34. 34. Q: You've had hands on session previously, are there any of those available? A: We’re looking primarily for 20-minute and 50-minute breakout sessions. These sessions can feature single speakers, co-presentations or panels. If you have more in-depth, hands-on content, we also program several 3-hour workshops, scheduled for the first day of the conference. Q: Would submitting myself as a panelist be any different than a single speaker? A: Unlike a lot of other conference organizers, we don’t typically create panels ourselves. That is, we accept proposals for full panels, but we very, very rarely come up with ideas for p p panels on our own and then solicit p p for them. In addition, we people , almost never place somebody on a panel that’s been proposed to us. So you’re welcome to submit panel ideas with yourself as moderator or panelist, but we can’t recommend that you simply submit yourself as a potential panelist. Q: Do you allow co-presenting? Example: agency + client. A: Sure. But beware that often, those agency + client proposal look like product pitches. And we’re seriously allergic to product pitches pitches. Q How many people attend Web 2.0 Expo? In NY in 2009, we had about 1,300 conference attendees (and about 4.500 total attendees, including people who came ( , gp p for just the keynotes and/or Expo Hall). Double both numbers for Expo SF in 2009.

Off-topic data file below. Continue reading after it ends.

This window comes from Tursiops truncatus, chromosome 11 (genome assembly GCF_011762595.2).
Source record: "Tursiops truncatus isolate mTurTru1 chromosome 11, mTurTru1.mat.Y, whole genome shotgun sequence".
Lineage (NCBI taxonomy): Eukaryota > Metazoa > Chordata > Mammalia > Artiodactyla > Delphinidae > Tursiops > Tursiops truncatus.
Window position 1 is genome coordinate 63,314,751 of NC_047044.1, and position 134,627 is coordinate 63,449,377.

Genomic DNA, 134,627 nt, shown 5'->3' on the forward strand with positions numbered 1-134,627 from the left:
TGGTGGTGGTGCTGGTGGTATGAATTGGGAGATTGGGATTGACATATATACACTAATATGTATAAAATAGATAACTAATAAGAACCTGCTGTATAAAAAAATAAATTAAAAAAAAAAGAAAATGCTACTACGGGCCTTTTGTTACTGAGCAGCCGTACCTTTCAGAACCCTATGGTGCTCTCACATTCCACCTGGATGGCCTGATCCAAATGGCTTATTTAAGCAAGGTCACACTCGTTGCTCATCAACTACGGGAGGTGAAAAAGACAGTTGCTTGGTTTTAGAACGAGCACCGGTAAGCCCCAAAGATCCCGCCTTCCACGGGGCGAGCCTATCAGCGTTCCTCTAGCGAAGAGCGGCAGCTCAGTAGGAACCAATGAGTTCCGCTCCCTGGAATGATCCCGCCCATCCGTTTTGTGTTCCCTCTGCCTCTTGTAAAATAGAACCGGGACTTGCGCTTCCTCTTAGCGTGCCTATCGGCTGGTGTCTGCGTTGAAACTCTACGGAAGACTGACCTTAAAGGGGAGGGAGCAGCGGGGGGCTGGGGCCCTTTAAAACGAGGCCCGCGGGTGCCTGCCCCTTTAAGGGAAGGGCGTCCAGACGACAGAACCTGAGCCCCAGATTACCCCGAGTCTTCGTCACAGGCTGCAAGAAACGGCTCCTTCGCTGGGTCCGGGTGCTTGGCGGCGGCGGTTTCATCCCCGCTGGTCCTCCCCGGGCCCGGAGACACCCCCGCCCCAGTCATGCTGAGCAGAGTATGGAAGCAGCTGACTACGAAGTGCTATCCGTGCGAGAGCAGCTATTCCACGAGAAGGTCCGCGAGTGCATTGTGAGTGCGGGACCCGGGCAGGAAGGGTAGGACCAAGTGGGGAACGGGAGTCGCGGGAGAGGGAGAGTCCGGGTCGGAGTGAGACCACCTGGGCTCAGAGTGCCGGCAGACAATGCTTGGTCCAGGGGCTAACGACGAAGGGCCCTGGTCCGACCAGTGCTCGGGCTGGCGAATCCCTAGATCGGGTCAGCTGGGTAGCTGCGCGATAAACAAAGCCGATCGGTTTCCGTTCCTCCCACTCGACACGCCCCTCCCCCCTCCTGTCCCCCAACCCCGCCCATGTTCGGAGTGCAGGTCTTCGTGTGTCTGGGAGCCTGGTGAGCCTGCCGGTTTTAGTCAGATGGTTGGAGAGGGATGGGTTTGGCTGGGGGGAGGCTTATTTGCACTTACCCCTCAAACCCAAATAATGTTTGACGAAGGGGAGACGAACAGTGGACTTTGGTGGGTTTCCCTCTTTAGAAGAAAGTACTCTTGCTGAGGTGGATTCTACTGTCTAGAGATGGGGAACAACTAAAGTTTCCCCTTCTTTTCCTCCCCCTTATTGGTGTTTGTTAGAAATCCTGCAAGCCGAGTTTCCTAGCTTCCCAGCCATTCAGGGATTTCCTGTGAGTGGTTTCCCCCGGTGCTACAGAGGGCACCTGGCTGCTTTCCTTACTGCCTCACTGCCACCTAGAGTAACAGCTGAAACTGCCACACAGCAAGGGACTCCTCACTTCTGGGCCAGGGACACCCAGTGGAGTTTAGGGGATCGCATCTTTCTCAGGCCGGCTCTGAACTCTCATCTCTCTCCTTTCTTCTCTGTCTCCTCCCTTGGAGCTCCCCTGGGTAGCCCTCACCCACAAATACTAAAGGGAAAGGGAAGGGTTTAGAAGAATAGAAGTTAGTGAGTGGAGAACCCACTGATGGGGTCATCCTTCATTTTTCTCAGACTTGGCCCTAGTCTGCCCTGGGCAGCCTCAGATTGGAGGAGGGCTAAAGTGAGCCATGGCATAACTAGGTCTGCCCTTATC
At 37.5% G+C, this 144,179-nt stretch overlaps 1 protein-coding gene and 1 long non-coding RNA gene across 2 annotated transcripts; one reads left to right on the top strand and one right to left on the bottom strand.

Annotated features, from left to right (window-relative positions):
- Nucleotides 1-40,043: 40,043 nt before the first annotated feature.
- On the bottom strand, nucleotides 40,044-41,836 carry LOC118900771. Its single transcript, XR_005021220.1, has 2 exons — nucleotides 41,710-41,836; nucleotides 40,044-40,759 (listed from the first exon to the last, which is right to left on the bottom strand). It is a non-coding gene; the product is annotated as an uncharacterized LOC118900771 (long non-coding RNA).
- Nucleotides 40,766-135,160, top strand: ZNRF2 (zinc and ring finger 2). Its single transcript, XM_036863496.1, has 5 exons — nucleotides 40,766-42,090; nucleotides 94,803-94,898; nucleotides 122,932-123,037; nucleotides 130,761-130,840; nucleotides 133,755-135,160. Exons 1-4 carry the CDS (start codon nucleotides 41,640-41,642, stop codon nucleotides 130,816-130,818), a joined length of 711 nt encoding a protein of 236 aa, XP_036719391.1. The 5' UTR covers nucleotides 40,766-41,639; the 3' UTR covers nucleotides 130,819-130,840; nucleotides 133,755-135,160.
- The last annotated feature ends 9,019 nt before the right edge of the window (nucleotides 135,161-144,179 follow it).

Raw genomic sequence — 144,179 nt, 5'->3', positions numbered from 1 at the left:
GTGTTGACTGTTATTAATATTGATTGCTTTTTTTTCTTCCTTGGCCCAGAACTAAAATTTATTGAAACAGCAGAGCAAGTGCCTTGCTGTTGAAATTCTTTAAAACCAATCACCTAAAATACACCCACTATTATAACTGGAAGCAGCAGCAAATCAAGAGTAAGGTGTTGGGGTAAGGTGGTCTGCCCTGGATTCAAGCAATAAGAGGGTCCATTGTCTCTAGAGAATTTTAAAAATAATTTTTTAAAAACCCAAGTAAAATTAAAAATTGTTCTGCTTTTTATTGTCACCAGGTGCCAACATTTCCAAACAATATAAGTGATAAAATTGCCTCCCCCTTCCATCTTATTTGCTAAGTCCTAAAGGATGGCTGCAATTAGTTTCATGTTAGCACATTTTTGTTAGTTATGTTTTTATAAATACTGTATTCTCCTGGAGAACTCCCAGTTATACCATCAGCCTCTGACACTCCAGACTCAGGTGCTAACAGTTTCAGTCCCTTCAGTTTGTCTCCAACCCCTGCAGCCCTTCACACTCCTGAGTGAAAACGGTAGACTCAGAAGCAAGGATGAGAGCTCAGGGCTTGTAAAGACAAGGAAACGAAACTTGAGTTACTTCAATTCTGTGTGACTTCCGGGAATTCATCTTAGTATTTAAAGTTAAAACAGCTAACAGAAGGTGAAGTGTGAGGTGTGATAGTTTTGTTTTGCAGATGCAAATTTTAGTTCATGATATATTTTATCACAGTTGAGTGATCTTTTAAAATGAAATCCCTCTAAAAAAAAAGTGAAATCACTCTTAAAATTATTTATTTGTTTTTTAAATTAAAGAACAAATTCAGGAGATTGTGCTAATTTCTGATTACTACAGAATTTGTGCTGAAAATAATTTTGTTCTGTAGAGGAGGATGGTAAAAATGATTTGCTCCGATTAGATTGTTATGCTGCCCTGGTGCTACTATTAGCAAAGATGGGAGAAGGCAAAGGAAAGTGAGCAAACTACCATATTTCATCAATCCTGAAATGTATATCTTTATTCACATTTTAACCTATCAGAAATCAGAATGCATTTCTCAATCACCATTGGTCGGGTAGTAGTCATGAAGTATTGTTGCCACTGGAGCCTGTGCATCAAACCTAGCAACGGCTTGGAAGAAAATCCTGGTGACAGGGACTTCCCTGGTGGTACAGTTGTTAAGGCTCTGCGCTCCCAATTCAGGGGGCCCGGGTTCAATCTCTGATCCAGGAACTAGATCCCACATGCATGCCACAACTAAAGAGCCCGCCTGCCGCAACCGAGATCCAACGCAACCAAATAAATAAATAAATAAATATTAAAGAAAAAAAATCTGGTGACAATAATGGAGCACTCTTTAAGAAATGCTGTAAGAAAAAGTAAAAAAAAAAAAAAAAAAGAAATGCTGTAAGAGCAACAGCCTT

35. 35. Q: What makes a proposal stand out? A: A talk is two parts: the speaker and the topic (we talked earlier about sharing your unique story). A gem is less-known speaker who has been writing/speaking about their ideas. A great way to get a speaking slot is to be noticed first for your thinking and writing. Hacker News, for instance, is a good place to get recognized for Development sessions. Bar Camps and Ignites are another great place for speakers to share their ideas and show us some presentation chops chops. Q: If we have more questions, who can we ask? A: ny-idea@web2expo.com or sf- idea@web2expo.com. @ p